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What did the honeydew say to the watermelon? 

September 15, 2022

We cantaloupe! HAHAHAHA. Bad jokes aside, we’ve been having all kinds of fun with the students in our Nutrition Education classes this month. September’s Produce Pick of the Month is all about cantaloupe.

Fun Fact: Cantaloupes originated in Persia and Northern Africa over 4,000 years ago. Europeans brought them to North America in the late 1400ʻs. In the 1900ʻs, cantaloupes were planted in Fallon, Nevada bringing an abundance of cantaloupes in the 1920ʻs and 1930ʻs. Cantaloupes are still a major crop grown in Fallon to this day, and there’s even an annual festival dating back to 1911.

Students in our class learned this and many other fun facts about this sweet fruit. They also took part in a sensory evaluation, analyzing its qualities and writing down adjectives that describe them. As can be seen in the picture, many of the kids thought cantaloupe smelled and tasted sweet, and felt soft. Most kids said they liked it! 

You’d be surprised, but there were many kids in the class who had never tried cantaloupe before – and they’re in the third grade! This is a reminder of why we do this important work. Our goal is to expose kids to the wide variety of fruits and vegetables, and how they can be incorporated into their diet. This, coupled with our physical activity in each class, provides the building blocks to teach them how to live a healthy and active lifestyle.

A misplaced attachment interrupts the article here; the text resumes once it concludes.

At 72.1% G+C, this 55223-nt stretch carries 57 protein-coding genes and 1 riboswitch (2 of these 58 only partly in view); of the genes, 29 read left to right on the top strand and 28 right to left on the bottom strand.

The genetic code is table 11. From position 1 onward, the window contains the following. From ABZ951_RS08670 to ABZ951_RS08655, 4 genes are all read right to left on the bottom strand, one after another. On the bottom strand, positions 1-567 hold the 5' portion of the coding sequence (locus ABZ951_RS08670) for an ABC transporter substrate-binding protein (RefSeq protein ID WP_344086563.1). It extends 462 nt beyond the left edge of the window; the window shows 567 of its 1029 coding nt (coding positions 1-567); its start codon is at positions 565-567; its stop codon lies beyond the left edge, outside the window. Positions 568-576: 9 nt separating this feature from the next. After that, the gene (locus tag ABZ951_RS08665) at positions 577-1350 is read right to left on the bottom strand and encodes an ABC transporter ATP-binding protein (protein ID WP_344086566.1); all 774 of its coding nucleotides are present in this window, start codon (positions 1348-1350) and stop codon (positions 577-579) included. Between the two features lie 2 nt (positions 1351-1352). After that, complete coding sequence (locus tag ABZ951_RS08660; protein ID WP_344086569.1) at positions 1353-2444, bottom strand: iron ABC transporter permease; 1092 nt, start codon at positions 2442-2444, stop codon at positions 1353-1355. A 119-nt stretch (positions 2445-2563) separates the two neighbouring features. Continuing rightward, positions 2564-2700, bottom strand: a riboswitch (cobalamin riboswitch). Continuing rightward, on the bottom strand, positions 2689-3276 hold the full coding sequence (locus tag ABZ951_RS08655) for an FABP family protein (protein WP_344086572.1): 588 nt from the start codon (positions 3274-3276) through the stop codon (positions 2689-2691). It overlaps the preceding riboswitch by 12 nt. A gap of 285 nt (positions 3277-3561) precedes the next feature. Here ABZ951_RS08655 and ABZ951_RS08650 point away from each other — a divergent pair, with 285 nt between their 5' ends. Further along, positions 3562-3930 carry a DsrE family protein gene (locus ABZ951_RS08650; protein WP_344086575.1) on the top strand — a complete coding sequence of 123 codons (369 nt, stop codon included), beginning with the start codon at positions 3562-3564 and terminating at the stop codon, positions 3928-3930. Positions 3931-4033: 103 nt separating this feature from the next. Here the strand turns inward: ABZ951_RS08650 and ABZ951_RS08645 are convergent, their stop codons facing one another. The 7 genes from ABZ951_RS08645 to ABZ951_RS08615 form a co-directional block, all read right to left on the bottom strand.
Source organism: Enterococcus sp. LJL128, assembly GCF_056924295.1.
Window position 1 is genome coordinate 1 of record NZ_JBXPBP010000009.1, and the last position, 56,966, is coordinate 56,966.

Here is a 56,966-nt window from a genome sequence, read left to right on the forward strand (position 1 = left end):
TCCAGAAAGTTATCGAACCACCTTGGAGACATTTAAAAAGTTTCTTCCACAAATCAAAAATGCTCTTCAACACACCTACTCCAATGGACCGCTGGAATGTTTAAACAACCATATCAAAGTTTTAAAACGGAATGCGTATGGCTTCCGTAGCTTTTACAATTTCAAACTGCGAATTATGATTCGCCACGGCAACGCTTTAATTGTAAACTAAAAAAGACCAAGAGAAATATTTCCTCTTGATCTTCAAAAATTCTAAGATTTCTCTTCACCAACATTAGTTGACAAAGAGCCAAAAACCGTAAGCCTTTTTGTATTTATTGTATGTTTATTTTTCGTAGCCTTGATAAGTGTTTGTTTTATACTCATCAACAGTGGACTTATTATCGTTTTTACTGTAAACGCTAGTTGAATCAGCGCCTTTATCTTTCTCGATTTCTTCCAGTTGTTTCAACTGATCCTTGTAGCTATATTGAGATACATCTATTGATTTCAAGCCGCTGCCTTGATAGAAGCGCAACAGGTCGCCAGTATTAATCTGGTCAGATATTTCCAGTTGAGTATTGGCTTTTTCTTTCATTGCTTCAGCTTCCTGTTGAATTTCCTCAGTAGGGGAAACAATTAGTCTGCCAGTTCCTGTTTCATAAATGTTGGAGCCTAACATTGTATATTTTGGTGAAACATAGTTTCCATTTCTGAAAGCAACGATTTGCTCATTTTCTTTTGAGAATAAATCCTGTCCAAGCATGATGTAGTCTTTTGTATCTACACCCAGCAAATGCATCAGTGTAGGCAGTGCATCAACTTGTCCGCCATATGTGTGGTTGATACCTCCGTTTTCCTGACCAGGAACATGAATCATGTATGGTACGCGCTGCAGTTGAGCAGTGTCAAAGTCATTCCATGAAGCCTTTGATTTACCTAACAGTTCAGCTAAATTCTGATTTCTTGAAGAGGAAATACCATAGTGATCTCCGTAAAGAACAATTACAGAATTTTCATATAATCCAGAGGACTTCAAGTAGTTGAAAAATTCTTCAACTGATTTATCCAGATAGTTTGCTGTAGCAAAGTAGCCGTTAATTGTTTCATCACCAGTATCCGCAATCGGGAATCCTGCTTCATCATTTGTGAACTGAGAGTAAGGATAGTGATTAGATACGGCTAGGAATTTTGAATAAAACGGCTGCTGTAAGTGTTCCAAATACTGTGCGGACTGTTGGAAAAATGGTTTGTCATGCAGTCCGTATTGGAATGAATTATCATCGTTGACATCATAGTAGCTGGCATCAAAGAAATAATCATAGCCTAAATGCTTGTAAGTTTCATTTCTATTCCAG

To bridge the gap from school to home, educational take-home handouts, written in both English and Spanish are provided. Content includes that month’s themed fruit or vegetable with purchasing tips, recipes, facts and statistics on how it serves the body, and more. A reminder Choose My Plate place mat is also provided to the students to mimic a nutritious meal at home. Students learn about healthy choices and Choose My Plate throughout the year’s instruction. 

This curriculum promotes health practices for lifelong, healthy lifestyles in children. It takes a village to teach these children healthy eating habits, and we need your support now more than ever to continue our important work.  If you like what we’re doing, please consider making a donation to support the Nutrition Education initiative. Any amount, large or small, helps!

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